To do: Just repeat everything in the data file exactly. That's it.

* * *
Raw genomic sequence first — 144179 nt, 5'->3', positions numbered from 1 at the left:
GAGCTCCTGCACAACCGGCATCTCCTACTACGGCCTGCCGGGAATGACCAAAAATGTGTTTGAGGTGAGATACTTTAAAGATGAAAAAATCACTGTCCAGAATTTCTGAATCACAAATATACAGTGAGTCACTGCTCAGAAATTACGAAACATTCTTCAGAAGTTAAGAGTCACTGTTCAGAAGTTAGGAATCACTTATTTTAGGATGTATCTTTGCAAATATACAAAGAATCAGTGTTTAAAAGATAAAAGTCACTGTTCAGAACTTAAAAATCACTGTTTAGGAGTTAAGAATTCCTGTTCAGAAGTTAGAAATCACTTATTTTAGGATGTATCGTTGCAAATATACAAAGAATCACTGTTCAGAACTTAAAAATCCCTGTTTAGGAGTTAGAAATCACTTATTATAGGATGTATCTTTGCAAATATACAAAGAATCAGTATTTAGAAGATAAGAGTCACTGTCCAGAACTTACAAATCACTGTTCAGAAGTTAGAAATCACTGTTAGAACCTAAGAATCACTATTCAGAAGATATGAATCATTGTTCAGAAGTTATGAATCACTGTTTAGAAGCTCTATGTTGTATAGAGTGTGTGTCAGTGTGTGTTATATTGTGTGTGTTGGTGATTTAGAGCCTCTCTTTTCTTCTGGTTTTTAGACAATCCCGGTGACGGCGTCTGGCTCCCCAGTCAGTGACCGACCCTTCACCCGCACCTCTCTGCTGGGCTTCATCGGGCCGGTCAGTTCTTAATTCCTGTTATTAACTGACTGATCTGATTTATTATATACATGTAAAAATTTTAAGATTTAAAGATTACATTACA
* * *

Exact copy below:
Raw genomic sequence first — 144179 nt, 5'->3', positions numbered from 1 at the left:
GAGCTCCTGCACAACCGGCATCTCCTACTACGGCCTGCCGGGAATGACCAAAAATGTGTTTGAGGTGAGATACTTTAAAGATGAAAAAATCACTGTCCAGAATTTCTGAATCACAAATATACAGTGAGTCACTGCTCAGAAATTACGAAACATTCTTCAGAAGTTAAGAGTCACTGTTCAGAAGTTAGGAATCACTTATTTTAGGATGTATCTTTGCAAATATACAAAGAATCAGTGTTTAAAAGATAAAAGTCACTGTTCAGAACTTAAAAATCACTGTTTAGGAGTTAAGAATTCCTGTTCAGAAGTTAGAAATCACTTATTTTAGGATGTATCGTTGCAAATATACAAAGAATCACTGTTCAGAACTTAAAAATCCCTGTTTAGGAGTTAGAAATCACTTATTATAGGATGTATCTTTGCAAATATACAAAGAATCAGTATTTAGAAGATAAGAGTCACTGTCCAGAACTTACAAATCACTGTTCAGAAGTTAGAAATCACTGTTAGAACCTAAGAATCACTATTCAGAAGATATGAATCATTGTTCAGAAGTTATGAATCACTGTTTAGAAGCTCTATGTTGTATAGAGTGTGTGTCAGTGTGTGTTATATTGTGTGTGTTGGTGATTTAGAGCCTCTCTTTTCTTCTGGTTTTTAGACAATCCCGGTGACGGCGTCTGGCTCCCCAGTCAGTGACCGACCCTTCACCCGCACCTCTCTGCTGGGCTTCATCGGGCCGGTCAGTTCTTAATTCCTGTTATTAACTGACTGATCTGATTTATTATATACATGTAAAAATTTTAAGATTTAAAGATTACATTACA